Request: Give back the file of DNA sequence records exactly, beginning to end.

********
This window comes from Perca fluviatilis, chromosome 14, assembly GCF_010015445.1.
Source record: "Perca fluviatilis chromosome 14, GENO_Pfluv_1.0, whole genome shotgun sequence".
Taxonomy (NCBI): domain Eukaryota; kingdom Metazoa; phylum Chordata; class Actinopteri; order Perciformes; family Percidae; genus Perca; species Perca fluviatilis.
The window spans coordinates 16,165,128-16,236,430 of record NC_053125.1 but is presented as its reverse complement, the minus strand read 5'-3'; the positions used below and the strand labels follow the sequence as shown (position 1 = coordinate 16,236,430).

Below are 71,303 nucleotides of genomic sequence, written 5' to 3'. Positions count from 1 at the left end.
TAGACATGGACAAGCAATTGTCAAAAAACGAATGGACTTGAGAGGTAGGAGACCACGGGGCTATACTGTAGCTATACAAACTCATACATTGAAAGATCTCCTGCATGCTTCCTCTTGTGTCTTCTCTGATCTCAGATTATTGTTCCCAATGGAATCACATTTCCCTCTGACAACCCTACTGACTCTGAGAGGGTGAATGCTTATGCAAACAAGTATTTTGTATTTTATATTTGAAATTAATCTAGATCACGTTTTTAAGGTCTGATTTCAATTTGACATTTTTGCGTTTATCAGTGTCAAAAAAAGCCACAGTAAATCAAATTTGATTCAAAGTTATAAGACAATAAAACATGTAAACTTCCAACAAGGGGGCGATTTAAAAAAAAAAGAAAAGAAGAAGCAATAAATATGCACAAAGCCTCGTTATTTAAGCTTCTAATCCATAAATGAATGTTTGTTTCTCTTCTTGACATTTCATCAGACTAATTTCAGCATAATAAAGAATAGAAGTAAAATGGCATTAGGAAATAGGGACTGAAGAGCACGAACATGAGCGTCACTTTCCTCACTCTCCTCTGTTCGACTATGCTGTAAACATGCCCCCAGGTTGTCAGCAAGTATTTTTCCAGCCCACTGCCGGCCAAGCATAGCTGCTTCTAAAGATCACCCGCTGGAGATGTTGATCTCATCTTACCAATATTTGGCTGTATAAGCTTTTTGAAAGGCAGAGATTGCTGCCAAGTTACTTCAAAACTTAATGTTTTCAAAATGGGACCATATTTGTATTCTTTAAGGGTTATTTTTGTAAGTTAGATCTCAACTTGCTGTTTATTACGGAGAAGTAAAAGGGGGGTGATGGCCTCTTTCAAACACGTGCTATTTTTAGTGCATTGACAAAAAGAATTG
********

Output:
This window comes from Perca fluviatilis, chromosome 14, assembly GCF_010015445.1.
Source record: "Perca fluviatilis chromosome 14, GENO_Pfluv_1.0, whole genome shotgun sequence".
Taxonomy (NCBI): domain Eukaryota; kingdom Metazoa; phylum Chordata; class Actinopteri; order Perciformes; family Percidae; genus Perca; species Perca fluviatilis.
The window spans coordinates 16,165,128-16,236,430 of record NC_053125.1 but is presented as its reverse complement, the minus strand read 5'-3'; the positions used below and the strand labels follow the sequence as shown (position 1 = coordinate 16,236,430).

Below are 71,303 nucleotides of genomic sequence, written 5' to 3'. Positions count from 1 at the left end.
TAGACATGGACAAGCAATTGTCAAAAAACGAATGGACTTGAGAGGTAGGAGACCACGGGGCTATACTGTAGCTATACAAACTCATACATTGAAAGATCTCCTGCATGCTTCCTCTTGTGTCTTCTCTGATCTCAGATTATTGTTCCCAATGGAATCACATTTCCCTCTGACAACCCTACTGACTCTGAGAGGGTGAATGCTTATGCAAACAAGTATTTTGTATTTTATATTTGAAATTAATCTAGATCACGTTTTTAAGGTCTGATTTCAATTTGACATTTTTGCGTTTATCAGTGTCAAAAAAAGCCACAGTAAATCAAATTTGATTCAAAGTTATAAGACAATAAAACATGTAAACTTCCAACAAGGGGGCGATTTAAAAAAAAAAGAAAAGAAGAAGCAATAAATATGCACAAAGCCTCGTTATTTAAGCTTCTAATCCATAAATGAATGTTTGTTTCTCTTCTTGACATTTCATCAGACTAATTTCAGCATAATAAAGAATAGAAGTAAAATGGCATTAGGAAATAGGGACTGAAGAGCACGAACATGAGCGTCACTTTCCTCACTCTCCTCTGTTCGACTATGCTGTAAACATGCCCCCAGGTTGTCAGCAAGTATTTTTCCAGCCCACTGCCGGCCAAGCATAGCTGCTTCTAAAGATCACCCGCTGGAGATGTTGATCTCATCTTACCAATATTTGGCTGTATAAGCTTTTTGAAAGGCAGAGATTGCTGCCAAGTTACTTCAAAACTTAATGTTTTCAAAATGGGACCATATTTGTATTCTTTAAGGGTTATTTTTGTAAGTTAGATCTCAACTTGCTGTTTATTACGGAGAAGTAAAAGGGGGGTGATGGCCTCTTTCAAACACGTGCTATTTTTAGTGCATTGACAAAAAGAATTG